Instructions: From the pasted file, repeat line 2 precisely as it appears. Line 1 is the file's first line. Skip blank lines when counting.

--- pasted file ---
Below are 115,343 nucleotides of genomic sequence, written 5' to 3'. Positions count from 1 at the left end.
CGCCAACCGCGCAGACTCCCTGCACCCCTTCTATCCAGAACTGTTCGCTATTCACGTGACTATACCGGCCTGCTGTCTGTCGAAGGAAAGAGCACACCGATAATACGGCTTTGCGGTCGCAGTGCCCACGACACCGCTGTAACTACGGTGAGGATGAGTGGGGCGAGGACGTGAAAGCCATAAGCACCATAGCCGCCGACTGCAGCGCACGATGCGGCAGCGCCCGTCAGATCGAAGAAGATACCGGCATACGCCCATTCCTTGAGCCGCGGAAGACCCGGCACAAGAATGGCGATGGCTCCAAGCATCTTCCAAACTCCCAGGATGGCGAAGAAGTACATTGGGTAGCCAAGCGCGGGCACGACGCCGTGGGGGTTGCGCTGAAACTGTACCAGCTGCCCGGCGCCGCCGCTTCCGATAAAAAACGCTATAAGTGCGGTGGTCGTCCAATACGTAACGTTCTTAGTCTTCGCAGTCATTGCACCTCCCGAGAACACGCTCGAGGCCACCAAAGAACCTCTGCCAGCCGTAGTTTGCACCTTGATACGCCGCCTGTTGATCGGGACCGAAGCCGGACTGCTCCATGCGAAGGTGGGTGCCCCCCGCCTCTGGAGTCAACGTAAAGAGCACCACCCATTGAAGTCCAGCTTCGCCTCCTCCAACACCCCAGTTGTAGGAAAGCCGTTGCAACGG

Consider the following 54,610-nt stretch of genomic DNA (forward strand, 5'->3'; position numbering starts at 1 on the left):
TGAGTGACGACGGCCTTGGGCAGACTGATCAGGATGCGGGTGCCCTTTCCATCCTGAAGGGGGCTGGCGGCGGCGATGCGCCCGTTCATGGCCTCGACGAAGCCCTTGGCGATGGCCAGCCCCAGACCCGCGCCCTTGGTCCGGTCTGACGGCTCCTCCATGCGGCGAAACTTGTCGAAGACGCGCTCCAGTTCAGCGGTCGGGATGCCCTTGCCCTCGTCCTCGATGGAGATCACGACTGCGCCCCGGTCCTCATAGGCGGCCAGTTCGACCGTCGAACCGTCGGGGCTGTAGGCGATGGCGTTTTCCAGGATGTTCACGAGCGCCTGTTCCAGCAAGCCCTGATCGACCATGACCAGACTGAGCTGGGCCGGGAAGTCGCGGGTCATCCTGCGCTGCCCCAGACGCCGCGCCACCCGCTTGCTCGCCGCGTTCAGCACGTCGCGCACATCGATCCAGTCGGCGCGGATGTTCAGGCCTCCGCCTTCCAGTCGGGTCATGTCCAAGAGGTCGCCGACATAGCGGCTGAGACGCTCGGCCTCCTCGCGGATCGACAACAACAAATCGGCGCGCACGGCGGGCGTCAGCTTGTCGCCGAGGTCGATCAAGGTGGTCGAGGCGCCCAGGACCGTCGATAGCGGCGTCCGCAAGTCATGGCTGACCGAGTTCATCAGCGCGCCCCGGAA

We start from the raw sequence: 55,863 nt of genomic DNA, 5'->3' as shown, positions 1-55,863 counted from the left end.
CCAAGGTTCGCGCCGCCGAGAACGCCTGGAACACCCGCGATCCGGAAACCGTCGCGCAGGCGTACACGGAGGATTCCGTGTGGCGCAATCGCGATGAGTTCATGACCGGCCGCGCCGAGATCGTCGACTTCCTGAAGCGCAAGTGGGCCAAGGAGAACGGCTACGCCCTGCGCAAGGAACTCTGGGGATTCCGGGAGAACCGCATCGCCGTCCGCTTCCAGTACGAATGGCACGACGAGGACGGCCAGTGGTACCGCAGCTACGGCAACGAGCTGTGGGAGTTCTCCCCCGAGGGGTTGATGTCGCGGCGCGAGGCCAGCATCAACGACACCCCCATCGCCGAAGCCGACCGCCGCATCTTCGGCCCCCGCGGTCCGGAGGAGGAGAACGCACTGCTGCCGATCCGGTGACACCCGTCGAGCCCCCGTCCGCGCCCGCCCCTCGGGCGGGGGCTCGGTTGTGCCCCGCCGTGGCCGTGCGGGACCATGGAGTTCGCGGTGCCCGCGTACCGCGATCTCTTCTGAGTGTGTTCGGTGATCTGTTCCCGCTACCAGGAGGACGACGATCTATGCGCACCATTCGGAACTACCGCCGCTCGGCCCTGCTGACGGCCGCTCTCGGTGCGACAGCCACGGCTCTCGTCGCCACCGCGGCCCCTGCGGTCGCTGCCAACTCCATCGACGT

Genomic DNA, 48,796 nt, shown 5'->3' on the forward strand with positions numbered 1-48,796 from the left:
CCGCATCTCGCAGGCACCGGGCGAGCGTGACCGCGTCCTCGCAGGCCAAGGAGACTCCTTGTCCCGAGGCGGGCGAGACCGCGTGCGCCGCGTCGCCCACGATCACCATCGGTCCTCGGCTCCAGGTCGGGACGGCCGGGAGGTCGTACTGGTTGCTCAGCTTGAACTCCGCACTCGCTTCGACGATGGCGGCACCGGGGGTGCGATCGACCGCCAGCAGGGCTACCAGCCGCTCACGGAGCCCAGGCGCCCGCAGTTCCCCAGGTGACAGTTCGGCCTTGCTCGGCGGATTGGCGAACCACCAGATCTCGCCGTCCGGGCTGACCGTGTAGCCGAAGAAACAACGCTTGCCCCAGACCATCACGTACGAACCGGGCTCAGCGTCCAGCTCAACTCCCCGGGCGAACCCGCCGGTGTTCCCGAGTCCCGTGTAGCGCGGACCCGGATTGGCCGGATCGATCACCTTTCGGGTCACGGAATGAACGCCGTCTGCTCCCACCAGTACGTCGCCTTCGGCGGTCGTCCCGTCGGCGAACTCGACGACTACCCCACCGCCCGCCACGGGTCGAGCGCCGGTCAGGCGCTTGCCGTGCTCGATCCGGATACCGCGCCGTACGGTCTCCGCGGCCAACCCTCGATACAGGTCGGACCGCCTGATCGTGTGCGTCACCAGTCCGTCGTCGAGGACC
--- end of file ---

CGCCAACCGCGCAGACTCCCTGCACCCCTTCTATCCAGAACTGTTCGCTATTCACGTGACTATACCGGCCTGCTGTCTGTCGAAGGAAAGAGCACACCGATAATACGGCTTTGCGGTCGCAGTGCCCACGACACCGCTGTAACTACGGTGAGGATGAGTGGGGCGAGGACGTGAAAGCCATAAGCACCATAGCCGCCGACTGCAGCGCACGATGCGGCAGCGCCCGTCAGATCGAAGAAGATACCGGCATACGCCCATTCCTTGAGCCGCGGAAGACCCGGCACAAGAATGGCGATGGCTCCAAGCATCTTCCAAACTCCCAGGATGGCGAAGAAGTACATTGGGTAGCCAAGCGCGGGCACGACGCCGTGGGGGTTGCGCTGAAACTGTACCAGCTGCCCGGCGCCGCCGCTTCCGATAAAAAACGCTATAAGTGCGGTGGTCGTCCAATACGTAACGTTCTTAGTCTTCGCAGTCATTGCACCTCCCGAGAACACGCTCGAGGCCACCAAAGAACCTCTGCCAGCCGTAGTTTGCACCTTGATACGCCGCCTGTTGATCGGGACCGAAGCCGGACTGCTCCATGCGAAGGTGGGTGCCCCCCGCCTCTGGAGTCAACGTAAAGAGCACCACCCATTGAAGTCCAGCTTCGCCTCCTCCAACACCCCAGTTGTAGGAAAGCCGTTGCAACGG